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Affects of Creativity in Advertising 1
Can Creative Marketing take it Too Far?
Affects of Creativity in Advertising
Olivia Dames
University of Mississippi
Dr. Alice Myatt
November 7, 2014
Affects of Creativity in Advertising 2
Companies use advertising to increase sales and introduce new ideas. While
marketing these ideas, companies often try to use originality to stand out from their
competitors. The affects of creative advertising on a companies marketing campaign
are either extremely successful or absolute failures. Companies often struggle with
coming up with a fresh idea. They must keep in mind that their advertisements must
come across to their audience in the same way the company wants to portray their
product. After analyzing textual information, including academic journals and video,
it is clear that there is a fine line between successful and unsuccessful creative
advertising. Marketing campaigns that show success usually use methods that
attach to the emotions of the audience. On the other hand, unsuccessful
advertisements are normally too over the top for audiences to understand and
therefore are overlooked.
Affects of Creativity in Advertising 3
Can Creative Marketing take it Too Far?
Affects of Creativity in Advertising
The world of advertising and marketing is continuously growing and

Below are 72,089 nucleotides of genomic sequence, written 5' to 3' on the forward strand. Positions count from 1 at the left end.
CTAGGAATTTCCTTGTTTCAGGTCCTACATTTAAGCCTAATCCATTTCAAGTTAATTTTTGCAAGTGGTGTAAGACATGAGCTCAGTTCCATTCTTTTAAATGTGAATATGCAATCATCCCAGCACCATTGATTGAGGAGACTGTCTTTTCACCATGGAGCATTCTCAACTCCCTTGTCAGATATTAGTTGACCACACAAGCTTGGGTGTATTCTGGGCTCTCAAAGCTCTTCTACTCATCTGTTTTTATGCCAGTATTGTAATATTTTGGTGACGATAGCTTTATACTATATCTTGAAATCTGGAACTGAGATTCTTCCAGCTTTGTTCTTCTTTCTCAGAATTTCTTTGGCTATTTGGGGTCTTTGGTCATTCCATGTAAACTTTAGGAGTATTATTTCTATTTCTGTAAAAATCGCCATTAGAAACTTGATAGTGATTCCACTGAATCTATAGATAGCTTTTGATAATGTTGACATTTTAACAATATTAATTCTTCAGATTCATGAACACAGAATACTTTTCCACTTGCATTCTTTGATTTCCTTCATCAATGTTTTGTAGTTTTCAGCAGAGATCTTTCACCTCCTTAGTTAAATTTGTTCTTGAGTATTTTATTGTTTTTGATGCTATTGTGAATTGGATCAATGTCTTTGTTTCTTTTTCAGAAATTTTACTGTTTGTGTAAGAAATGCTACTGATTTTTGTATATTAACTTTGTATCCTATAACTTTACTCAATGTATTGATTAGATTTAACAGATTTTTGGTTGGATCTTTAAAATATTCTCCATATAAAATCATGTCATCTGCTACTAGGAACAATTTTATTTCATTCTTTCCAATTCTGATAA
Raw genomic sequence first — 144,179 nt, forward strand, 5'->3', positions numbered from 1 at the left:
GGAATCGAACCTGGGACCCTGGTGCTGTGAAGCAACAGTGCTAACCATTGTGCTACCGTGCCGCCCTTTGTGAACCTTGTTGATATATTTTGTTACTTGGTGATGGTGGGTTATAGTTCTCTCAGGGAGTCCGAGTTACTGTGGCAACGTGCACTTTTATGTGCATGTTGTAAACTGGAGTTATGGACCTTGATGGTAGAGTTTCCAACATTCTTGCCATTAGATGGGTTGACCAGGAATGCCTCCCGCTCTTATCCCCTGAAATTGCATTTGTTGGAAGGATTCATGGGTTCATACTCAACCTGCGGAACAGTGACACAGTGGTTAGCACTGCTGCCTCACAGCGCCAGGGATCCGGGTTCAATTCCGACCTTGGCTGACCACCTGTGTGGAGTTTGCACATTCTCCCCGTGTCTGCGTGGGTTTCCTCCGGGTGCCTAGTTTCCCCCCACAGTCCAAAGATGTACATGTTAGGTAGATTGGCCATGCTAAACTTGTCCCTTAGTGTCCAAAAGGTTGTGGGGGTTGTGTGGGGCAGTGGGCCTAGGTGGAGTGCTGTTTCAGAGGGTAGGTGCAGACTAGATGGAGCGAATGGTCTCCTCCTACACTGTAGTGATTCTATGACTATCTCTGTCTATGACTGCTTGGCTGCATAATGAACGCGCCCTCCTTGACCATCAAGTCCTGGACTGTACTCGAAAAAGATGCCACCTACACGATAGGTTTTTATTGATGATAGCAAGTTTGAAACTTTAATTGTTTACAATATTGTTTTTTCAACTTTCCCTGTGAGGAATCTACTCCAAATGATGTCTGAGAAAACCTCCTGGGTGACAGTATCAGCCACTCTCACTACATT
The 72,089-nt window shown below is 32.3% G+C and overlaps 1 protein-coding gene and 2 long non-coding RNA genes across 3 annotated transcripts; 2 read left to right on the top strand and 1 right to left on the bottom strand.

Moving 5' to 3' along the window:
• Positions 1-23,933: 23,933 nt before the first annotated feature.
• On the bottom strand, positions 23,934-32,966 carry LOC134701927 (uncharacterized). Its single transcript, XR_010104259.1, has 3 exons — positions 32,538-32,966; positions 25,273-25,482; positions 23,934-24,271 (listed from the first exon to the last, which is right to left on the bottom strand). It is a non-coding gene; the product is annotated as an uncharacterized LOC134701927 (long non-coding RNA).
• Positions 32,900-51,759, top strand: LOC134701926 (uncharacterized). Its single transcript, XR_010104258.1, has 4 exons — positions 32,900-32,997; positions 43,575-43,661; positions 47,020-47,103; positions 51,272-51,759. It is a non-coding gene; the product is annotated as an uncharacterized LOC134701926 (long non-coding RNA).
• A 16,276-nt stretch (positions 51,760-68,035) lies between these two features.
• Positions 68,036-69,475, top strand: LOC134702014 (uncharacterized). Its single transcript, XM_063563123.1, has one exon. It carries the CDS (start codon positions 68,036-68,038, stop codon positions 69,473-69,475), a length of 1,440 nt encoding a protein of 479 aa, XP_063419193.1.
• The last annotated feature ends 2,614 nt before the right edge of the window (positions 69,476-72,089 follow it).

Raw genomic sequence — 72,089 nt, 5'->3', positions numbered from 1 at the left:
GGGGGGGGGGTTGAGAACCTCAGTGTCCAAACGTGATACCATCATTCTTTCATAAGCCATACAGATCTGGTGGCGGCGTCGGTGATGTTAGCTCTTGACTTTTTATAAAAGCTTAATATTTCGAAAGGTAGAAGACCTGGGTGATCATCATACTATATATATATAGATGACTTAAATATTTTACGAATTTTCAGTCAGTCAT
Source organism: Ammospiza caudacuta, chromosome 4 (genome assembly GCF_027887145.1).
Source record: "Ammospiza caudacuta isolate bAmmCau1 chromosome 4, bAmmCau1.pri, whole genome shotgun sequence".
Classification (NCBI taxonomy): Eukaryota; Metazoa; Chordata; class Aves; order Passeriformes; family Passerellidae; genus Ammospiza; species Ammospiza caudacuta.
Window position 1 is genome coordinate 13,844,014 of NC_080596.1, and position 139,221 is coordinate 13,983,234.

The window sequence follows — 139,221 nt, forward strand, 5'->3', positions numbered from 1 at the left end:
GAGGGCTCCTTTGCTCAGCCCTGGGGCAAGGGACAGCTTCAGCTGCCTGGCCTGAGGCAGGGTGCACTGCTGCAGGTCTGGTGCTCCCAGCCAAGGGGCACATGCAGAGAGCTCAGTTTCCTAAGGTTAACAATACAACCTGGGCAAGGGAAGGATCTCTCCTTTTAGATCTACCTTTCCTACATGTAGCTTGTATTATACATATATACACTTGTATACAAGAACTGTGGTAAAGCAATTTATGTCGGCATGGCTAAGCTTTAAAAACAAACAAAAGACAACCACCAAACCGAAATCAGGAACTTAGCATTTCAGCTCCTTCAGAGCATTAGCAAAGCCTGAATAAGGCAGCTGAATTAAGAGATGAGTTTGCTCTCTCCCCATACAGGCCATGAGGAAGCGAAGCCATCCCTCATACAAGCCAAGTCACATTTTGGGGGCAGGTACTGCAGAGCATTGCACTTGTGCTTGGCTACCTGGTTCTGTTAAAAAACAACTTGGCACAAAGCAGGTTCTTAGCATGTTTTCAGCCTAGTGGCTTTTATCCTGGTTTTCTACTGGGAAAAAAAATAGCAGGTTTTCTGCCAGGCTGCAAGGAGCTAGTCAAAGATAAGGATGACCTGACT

evolving to fit what companies think will appeal to their consumers. A trend often
seen in today’s advertising is the use of creative strategies to capture the attention
and receive the business of their audience. There is risk involved in spending
marketing budgets on an original ad campaign, however. Although this strategy has
proven on multiple accounts to be widely successful, it has also proven to be the
downfall for companies who misuse or simply overdo their marketing creativity.
There is a fine line between inventive ideas being understood and being negatively
perceived which has a lot to do with the risks and benefits of innovation and
efficiency, the affects of humor in advertising, and the use of emotional branding.
Naturally, a company that creates a new product or idea is believed to have
an edge over their competitors. Innovation in marketing is used to set companies
apart from what their opponents are all doing. It is important for a company to find
a new approach to marketing because, “brands that are viewed as innovators earn
innovation credit,” and, “innovation credit is a form of brand equity” (Barone 120).
This idea suggests that atypical marketing strategies that move against the norms
make competitors who follow these ideas seem less trustworthy since they were not
the originators of the idea. For example, when thinking about electronic tablets,
Apple’s iPad is the first one that comes to mind. Apple’s initial innovation in creating
the iPad makes their product seem the most legitimate when compared to
Affects of Creativity in Advertising 4
competing tablets. In addition to a company’s innovative skill, their use of creativity
versus efficiency also affects their legitimacy in the eye of the consumer. When an ad
is merely efficient and doesn’t utilize creativity to capture the audiences attention,
according to studies, “our results suggest that what advertisers would consider a
waste of money or effort is viewed positively by consumers, and that consumers
make positive inferences about a brand when they perceive excesses in spending